Plenty of the barriers writers face can be resolved by taking advice from a random (but hopefully somewhat credible) blogger on the internet. But not all of them. Some people need more help. A writing coach or mentor, maybe. In some cases, a therapist.
And there is NOTHING wrong with that. There is NOTHING wrong with asking for help. NOTHING wrong with putting in the work to improve yourself. Maybe “improve” is a better word than “fix.” Maybe we’re all just rolling along on our own separate tracks, all trying our best to get better, to reach our own goals, to achieve the things we just can’t get out of our imaginations.
At the end of the day, writing isn’t just about the stories you create. It’s about the person who creates the stories, as well as the people who read those stories.
Writing is a human-centered activity. Its problems are human-centered problems.
If you’re struggling, you have to deal with what’s really holding you back. A new laptop won’t erase your inability to focus. A degree in creative writing won’t extinguish your fear of submitting your work to the people who could be responsible for publishing it.
Work on yourself first. That’s the only way you’ll be able to confront and deal with the other distractions and roadblocks in your life.
In the coming months, I’m going to be doing all I can to put together as many resources and opportunities for aspiring writers to succeed in 2020. What’s coming is going to be bigger and better than anything you have seen coming from this blog in the past 10 years.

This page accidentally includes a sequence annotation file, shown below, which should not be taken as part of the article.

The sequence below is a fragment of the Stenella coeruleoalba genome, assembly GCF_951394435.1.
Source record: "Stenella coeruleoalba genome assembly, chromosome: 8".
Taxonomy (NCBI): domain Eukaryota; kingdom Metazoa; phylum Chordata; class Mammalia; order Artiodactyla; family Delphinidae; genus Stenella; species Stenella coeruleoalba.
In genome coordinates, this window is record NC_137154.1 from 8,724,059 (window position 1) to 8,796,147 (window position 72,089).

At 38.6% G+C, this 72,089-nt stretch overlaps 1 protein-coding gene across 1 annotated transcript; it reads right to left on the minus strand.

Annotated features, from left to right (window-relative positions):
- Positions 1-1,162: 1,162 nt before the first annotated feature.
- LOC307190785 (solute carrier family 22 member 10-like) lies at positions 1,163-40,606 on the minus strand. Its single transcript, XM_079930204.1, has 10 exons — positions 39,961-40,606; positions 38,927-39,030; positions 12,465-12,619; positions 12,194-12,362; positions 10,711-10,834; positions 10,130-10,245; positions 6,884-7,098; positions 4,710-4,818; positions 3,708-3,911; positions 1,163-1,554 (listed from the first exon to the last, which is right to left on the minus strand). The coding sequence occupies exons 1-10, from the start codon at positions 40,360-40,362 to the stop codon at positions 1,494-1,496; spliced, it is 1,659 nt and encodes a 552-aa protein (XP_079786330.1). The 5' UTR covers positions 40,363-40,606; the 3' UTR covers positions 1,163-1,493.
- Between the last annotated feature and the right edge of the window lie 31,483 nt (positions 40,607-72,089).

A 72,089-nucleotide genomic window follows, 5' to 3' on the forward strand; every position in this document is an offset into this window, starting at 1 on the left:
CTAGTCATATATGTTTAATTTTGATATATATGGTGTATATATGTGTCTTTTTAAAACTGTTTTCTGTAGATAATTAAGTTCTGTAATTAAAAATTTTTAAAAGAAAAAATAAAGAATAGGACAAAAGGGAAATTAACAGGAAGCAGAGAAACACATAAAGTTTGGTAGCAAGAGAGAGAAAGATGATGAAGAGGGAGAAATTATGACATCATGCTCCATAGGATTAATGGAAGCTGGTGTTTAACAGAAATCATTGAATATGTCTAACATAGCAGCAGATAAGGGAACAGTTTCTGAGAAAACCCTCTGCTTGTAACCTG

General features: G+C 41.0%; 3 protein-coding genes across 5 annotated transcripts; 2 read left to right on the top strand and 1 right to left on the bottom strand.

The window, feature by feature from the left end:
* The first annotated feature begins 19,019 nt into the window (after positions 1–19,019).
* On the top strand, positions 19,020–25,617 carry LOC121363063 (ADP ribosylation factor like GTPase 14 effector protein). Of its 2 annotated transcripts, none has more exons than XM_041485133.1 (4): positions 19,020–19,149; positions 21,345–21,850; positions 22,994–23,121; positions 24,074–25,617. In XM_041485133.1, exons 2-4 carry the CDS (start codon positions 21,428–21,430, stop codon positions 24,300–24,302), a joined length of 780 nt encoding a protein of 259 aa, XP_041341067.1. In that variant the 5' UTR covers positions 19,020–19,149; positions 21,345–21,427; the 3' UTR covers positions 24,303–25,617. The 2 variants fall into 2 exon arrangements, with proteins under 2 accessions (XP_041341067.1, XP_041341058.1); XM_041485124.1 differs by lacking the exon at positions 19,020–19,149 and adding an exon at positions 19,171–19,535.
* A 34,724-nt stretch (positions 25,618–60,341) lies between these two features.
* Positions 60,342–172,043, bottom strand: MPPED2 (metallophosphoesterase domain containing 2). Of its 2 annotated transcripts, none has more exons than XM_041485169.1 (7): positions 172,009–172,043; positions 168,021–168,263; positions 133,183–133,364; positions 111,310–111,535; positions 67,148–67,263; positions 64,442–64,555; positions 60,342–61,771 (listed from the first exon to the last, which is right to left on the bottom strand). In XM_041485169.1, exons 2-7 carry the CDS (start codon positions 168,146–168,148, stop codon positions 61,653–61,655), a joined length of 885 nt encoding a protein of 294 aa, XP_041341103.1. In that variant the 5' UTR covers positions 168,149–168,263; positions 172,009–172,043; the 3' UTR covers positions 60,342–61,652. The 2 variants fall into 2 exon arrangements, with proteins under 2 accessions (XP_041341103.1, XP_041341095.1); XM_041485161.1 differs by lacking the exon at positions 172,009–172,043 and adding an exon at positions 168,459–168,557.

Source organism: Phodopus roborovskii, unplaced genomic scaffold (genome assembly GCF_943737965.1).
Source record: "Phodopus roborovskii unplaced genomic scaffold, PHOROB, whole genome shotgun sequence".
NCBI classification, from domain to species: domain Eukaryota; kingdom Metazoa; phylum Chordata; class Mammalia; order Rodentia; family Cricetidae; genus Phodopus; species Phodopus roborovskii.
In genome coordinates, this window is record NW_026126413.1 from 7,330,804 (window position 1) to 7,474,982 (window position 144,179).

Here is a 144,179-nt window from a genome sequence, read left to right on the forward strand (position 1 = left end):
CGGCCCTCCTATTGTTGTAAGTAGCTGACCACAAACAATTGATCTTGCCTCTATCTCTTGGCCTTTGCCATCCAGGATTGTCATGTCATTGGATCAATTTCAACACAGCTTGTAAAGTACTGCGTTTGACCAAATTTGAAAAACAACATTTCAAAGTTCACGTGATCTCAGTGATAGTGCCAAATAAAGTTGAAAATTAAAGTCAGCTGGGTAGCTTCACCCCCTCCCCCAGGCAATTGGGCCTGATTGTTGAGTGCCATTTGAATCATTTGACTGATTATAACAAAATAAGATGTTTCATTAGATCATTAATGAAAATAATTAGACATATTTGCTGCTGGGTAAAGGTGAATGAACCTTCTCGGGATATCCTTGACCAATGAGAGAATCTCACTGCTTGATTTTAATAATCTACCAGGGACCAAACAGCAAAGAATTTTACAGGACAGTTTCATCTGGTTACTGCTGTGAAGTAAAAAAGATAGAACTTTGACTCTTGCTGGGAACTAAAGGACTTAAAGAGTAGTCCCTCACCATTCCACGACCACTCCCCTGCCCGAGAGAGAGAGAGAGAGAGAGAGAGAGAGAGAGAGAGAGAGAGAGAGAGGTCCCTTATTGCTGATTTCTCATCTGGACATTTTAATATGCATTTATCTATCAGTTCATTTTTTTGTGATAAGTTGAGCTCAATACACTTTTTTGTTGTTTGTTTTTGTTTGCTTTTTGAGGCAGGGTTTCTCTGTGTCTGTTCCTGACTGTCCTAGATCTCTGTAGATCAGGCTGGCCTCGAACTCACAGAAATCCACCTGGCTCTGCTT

Lately, I haven’t felt like I have been doing enough to help people embrace and conquer the “human” side of writing. This blog has never really been about how to get published or how to make money or how to write a good story. It’s always been about the life of the writer, and the things writers deal with both internally and externally in their daily lives. It has always been about personal struggle, and growth, and triumph.
It’s time we all get more serious about addressing our shortcomings, our strengths, our fears, and our goals.
Nothing around here is changing. Yet. I’m still focusing on hitting my word count goals for the year, tackling the unreads on my bookshelf, and making plans for the year ahead.
But I just wanted to take a quick minute to say thank you.
I know this whole writing thing isn’t easy. I know there are days you feel discouraged and burnt out and like the easiest thing to do would be to quit and vow to never write another word again.
At some point you found this blog. Maybe you were looking for an answer or a source of encouragement or maybe you just made your way here by accident, or by chance.
I’m glad you did. Because I wouldn’t be able to bring you content every day if people stopped showing up to read it. Right now, you’re what’s driving the future of all this forward. It’s because of you that more writers are going to have access to the help and support and encouragement they need in the months and years to come.
I only ask that you do one thing for me in return.
No matter what, always keep writing.
Meg is the creator of Novelty Revisions, dedicated to helping writers put their ideas into words. She is a staff writer with The Cheat Sheet, a freelance editor and writer, and a 10-time NaNoWriMo winner. Follow Meg on Twitter for tweets about writing, food and nerdy things.